The success of Ridley Scott’s Gladiator prompted a brief revival of sword & sandal cinema. Action fans would have no doubt welcomed a string of macho sword and sandal epics. Unfortunately, the films that resulted – Troy and Alexander among them – were overstuffed and unfocused big-budget duds that failed to deliver the old-school heroics and bloody swordplay that genre fans were hoping for. As a result, the revival quietly fizzled out.
It might have been a different story if Hollywood had instead produced some films like Centurion. This recent British effort from Neil Marshall is exactly the kind of rousing, bloody adventure fare that action fans love. For starters, it uses a novel setting as its hook: it takes place in England during 117 A.D., when the Romans were trying to conquer that land and found themselves locked in battle with the tenacious, guerilla-minded Picts. The film illustrates this conflict in its opening scenes as a Roman settlement is overrun by Picts and Centurion Quintus Dius (Michael Fassbender of Inglourious Basterds fame) is kidnapped because he can speak the Pict language.
After a torturous stint as a prisoner, Quintus escapes and is saved from a group of chasing Picts by Roman soldiers. He teams up with their general, Titus (Dominic West), and they plan an attack of the Picts with the help of renegade Pict-turned-guide, Etain (Olga Kurylenko). Unfortunately, she is a double-agent who leads them into an ambush that wipes out most of the Roman battalion and ends in the capture of Titus. Quintus rallies with the survivors and plots to free Titus. It’s a suicide mission – and even if they rescue the general, they have to escape through treacherous foreign lands as the wolf-like Etain leads the chase.
The end result is a bracing mix of the old and the new: it’s got the macho heroes and the derring-do of vintage sword & sandal epics but it is has updated the formula in some interesting ways. For example, women have better/stronger roles to play in this modern take on the genre: Etain is a formidable foe (as is Axelle Carolyn, who essays the role of a fellow female Pict warrior) and there is also a heroic, independent female character played by Imogen Poots who assists the heroes in the latter part of the film.
Another memorable addition to the genre in Centurion is a surprisingly high level of gore for a non-horror film. The action scenes give the viewer no quarter as they display all manner of horrific sights: bloody spectacles include a spear to the groin, a knife through the eye into the brain and a sword impaling one hapless soul through the mouth as well as countless slashings, beheadings and limb-lopping. Some of the arterial spray effects are handled via CGI and that might annoy a segment of the audience – but these effects are rendered better than in other recent CGI gore spectacles (ahem, Ninja Assassin) and the digital stuff is combined with plenty of old-fashioned on-set gore FX.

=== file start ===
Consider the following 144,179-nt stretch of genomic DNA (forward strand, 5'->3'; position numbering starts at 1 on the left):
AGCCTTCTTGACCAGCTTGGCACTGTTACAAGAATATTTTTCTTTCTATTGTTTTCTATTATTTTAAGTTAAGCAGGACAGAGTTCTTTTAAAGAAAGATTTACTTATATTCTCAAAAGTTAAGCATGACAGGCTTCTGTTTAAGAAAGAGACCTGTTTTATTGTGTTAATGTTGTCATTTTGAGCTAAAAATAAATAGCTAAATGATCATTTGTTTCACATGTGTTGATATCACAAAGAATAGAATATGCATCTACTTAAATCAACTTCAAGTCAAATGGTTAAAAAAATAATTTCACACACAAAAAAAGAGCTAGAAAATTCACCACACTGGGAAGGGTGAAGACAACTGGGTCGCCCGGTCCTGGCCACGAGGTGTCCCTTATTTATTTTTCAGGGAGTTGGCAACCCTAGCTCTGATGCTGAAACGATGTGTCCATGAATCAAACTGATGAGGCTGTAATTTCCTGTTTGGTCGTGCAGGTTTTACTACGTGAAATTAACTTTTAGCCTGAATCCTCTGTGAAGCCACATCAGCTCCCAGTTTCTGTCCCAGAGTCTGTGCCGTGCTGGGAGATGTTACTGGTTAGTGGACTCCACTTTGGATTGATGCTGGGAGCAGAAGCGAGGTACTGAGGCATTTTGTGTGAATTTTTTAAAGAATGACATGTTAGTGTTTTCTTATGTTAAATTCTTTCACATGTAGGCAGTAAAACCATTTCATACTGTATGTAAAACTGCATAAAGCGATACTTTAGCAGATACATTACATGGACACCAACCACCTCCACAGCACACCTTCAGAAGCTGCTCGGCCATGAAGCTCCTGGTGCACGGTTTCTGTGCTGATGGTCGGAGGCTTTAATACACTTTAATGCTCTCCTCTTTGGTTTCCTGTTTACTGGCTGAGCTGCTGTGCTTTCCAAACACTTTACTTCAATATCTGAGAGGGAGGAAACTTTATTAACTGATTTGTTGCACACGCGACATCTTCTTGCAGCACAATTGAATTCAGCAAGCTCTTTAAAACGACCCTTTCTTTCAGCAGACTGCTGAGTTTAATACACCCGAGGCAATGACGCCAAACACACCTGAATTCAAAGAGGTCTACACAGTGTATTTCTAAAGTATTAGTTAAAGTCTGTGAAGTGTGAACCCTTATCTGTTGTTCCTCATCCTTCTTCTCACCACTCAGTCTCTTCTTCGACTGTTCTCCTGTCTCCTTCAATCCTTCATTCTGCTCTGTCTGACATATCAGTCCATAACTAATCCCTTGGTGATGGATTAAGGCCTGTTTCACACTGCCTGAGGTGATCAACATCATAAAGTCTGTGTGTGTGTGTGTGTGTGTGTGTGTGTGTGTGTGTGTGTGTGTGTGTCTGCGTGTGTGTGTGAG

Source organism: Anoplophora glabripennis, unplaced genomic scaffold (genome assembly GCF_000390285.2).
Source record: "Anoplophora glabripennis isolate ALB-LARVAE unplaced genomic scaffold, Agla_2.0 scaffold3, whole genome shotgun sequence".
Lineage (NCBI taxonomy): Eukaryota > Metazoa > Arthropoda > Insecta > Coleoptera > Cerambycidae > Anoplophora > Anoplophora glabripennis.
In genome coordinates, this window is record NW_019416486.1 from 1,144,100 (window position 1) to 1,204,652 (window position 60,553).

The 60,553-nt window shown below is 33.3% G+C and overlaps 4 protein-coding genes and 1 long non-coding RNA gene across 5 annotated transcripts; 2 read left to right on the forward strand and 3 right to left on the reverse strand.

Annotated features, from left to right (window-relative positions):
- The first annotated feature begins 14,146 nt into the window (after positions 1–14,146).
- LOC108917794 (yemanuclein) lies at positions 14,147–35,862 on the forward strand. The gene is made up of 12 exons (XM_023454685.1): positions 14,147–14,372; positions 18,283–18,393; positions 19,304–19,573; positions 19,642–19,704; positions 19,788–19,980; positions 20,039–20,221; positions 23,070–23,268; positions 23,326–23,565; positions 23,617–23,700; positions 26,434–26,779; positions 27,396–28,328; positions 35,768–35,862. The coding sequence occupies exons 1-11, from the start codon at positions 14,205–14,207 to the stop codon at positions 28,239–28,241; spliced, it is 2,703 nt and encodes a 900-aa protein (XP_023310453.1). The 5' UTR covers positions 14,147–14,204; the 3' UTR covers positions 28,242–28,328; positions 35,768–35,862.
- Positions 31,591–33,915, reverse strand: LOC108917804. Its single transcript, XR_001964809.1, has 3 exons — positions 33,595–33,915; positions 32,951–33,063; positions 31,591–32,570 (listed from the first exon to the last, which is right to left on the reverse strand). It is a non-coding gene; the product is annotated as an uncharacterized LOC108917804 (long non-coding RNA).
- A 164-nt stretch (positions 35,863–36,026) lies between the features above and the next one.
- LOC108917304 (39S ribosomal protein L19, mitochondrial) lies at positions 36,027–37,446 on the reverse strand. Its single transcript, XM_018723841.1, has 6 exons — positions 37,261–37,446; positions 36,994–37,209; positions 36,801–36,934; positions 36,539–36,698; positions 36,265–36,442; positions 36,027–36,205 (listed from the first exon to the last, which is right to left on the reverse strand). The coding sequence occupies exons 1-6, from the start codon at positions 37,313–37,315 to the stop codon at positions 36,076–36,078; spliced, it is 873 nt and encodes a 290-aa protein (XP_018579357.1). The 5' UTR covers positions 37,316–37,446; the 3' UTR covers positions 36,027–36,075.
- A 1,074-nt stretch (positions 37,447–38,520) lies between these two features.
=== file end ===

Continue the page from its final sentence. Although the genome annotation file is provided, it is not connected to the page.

Centurion is also skillfully acted by a well-chosen European cast. Fassbender is suitably dashing as the never-say-die hero and handles the action with confidence. West also registers strongly as the macho general and Liam Cunningham gets in a few nice scenes as a surviving soldier who becomes a trusted ally for Quintus. On the villain side, Ulrich Thomsen gives a subtly ominous performance as the Pict leader but its Kurylenko who really carries the bad-guy side of things. Her character is mute so she has to convey everything via physical presence and she makes it work with a feral yet haunting take on the role.
Finally, Marshall’s direction seals the film’s barnstorming appeal. Fans who feared he might have lost his way with unfocused, curiously uninspired Doomsday can breathe a sigh of relief because his work here is focused and sharp. He maintains a taut pace throughout, handling both the large-scale and more intimate scenes with confidence as he punctuates the film with several precise, hard-hitting action scenes. He also makes fantastic use of the wintry countryside settings, effectively deploying a regular stream of aerial shots to enhance the film’s visual scope. If there’s a criticism to be made here, it could be said that the final few scenes seem a little hastily-constructed compared to the rest of the film – but that’s a small quibble in light of how well the film works overall.
To sum up, this tribute to a vintage genre has enough forward-thinking elements to allow it to play well on modern terms. Thus, Centurion is a solid selection for cult film types in search of a quality modern action flick.